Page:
173 When in an assignment for the benefit of creditors the trust was, among other things,
as soon as reasonably practicable, with due regard to the rightful interest of all parties concerned, to convert into money by sales, either public or private, or by collection, as the case may require, or as may, in the judgment of the assignee, his successors and representatives, be for the best advantage, all the real and personal property," &c., and to apply the proceeds, &c., as directed in the assignment. Held, that such assignment was valid and not made with the intent either to delay or to defraud the creditors of the assignor, or to secure a benefit to himself at their expense.-Bellows agt. Partridge and an'r.
FREE BANKING LAW.
The Free Banks have authority to discount or to buy at a discount the bonds, notes, or other evidences of the public debt of a State, as well as of the private debt of individuals or corporations.
They are not forbidden from giving their engagements on time, provided such engagements are not adapted, nor intended, to circulate as money.
They are not bodies corporate within the meaning of the Constitution or the General Banking Law.
Nor are they subject to penal regulations involving forfeiture or imprisonment, enacted in reference to corporations proper.-Tracy v. Talmage, President of the North American Trust and Banking Co.
FUGITIVE SLAVE LAW.
Held, that a commissioner acting under the act of Sept. 18, 1850, 9 of Stat. at large, 462, (known as the Fugitive Slave Law,) is in no legal sense a magistrate inferior to the Circuit Court.
That the Court in appointing the Commissioners under the act acquires no supervisory authority over his or their proceedings.
That the Commissioner is not even an officer of the Court.
That no express authority is given to the
United States to issue a writ of certiorari -that it is implied under the power to issue other writs necessary for the exercise of the jurisdiction.
Held, that these words, by a necessary im- That the writ can only be awarded as aux
given case, and render valid what, under the ordinances, is invalid. Their supervisory power can only be exercised by discontinuing the work altogether, and by refusing an appropriation.
iliary to the exercise of a judicial authori- The Corporation cannot interfere in any ty over the case to which it is applied. That no act of Congress has delegated to the Circuit Courts power to issue the writ in the present case, and the Court could not grant the same if the case would have authorized it at common law.-In the matter of John Van Orden, a Fugitive Slave.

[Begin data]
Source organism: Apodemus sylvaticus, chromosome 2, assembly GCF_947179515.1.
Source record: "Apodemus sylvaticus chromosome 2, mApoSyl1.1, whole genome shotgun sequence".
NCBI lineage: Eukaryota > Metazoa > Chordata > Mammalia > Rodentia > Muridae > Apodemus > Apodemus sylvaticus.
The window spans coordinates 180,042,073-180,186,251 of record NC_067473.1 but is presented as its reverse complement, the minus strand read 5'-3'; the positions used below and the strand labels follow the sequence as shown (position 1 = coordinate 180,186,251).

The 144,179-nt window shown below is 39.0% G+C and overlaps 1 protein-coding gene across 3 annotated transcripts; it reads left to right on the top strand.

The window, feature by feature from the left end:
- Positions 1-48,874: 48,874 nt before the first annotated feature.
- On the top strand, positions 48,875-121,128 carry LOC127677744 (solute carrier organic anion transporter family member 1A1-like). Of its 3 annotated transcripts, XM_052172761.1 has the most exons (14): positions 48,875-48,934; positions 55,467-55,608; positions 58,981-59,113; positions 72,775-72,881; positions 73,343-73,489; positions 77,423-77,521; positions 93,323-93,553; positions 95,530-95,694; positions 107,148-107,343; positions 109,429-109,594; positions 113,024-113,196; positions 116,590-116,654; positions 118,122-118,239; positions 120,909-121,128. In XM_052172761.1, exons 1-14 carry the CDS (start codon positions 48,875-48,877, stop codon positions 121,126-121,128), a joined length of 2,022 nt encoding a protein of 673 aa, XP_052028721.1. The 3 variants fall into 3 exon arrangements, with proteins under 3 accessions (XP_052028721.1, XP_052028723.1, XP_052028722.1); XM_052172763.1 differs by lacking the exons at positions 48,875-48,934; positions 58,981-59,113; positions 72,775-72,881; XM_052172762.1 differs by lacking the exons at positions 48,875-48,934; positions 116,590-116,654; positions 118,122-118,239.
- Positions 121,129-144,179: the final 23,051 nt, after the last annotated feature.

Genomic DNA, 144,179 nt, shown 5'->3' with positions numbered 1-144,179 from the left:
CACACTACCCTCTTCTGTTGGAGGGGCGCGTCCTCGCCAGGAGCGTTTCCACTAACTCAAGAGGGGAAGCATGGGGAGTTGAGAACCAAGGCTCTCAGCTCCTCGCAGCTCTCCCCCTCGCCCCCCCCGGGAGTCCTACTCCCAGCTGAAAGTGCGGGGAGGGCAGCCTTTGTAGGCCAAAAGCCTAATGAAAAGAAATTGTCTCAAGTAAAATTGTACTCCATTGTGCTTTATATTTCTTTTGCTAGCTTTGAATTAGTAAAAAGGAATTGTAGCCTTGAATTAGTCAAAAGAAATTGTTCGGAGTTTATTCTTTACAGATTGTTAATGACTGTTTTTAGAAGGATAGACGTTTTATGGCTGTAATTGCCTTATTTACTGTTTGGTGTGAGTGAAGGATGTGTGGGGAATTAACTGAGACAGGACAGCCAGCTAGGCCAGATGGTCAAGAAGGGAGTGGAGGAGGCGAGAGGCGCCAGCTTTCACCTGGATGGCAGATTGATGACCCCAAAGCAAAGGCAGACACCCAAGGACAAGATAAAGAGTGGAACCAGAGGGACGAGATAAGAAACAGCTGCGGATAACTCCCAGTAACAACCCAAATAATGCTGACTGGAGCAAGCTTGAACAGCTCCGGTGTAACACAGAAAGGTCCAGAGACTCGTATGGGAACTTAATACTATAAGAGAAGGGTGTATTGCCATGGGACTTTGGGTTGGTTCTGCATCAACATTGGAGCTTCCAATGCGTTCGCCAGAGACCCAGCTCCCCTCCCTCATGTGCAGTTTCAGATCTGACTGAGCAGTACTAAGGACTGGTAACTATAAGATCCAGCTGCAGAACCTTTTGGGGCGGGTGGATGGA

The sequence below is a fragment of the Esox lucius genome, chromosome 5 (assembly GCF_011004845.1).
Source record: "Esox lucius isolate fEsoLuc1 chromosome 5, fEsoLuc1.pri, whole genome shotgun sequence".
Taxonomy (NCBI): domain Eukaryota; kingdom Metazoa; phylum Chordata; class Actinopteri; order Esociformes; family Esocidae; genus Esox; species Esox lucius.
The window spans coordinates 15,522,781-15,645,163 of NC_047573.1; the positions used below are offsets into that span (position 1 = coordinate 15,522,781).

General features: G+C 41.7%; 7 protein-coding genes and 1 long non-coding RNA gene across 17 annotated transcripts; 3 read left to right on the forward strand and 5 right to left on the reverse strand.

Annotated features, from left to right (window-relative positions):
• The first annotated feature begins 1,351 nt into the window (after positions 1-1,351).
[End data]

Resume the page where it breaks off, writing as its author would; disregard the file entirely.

Under the treaty between Great Britain and the United States, of 1842, for the reciprocal rendition of fugitive criminals, the Act of Congress, passed August 12th, 1845, and the opinion in the case of Kane, 14 Howard, 145.
Held, that the requisition had been properly made through the executive of the United States.
That the documentary evidence, before the United States Commissioner, of the prisoner having committed the offence charged was sufficient, both in form and substance, to warrant the Commissioner's commitment of the fugitive for extradition.-In the matter of Alexander Heilbronn.
HUSBAND AND WIFE.
Under the Statute of July 18th, 1853, relating to suits against husband and wife for the debts of the wife before marriage, the judgment should be special, pursuing the language of the Statute.
Where a marriage took place after the Statute of 1848, depriving the husband of the right of acquiring the property of the wife, and the suit was brought after the Statute of 1853, upon a debt contracted in 1852, the husband was held exempted from liability for such debts contracted by the wife before marriage, and before the Statute of 1853.
Held, that the creditor acquired no such vested right in a contingent liability of a future husband, when the debt was contracted so as to render the Statute of 1853 inoperative. Foote agst. Morris and wife. 61
Under the ordinances of 1849, proposals defective in substance ought to be rejected; and the award of the contract made to the next lowest bidder whose proposal is perfect. The amendment permitted should be strictly of matters of form.
A proposal signed by C. & Co., is a defect in substance. And particularly a proposal accompanied with the consent of a single surety is substantially defective, and incapable of amendment.
The remedy of a party to whom a contract should have been awarded is by an action for damages, not by an injunction against performance of the work by another. Russ and others, against The Mayor, Aldermen, &c., of New York City, and others. 38 A Court of Equity has no power to restrain by injunction the publication of the proceedings or evidence in another action, whether pending in the same or any other court. Wood against Marvine. 276
Where the insurance is upon articles included within the usual memorandum in the policy, an actual destruction in specie of all the articles so insured must take place in order to entitle the insured to recover for a total loss.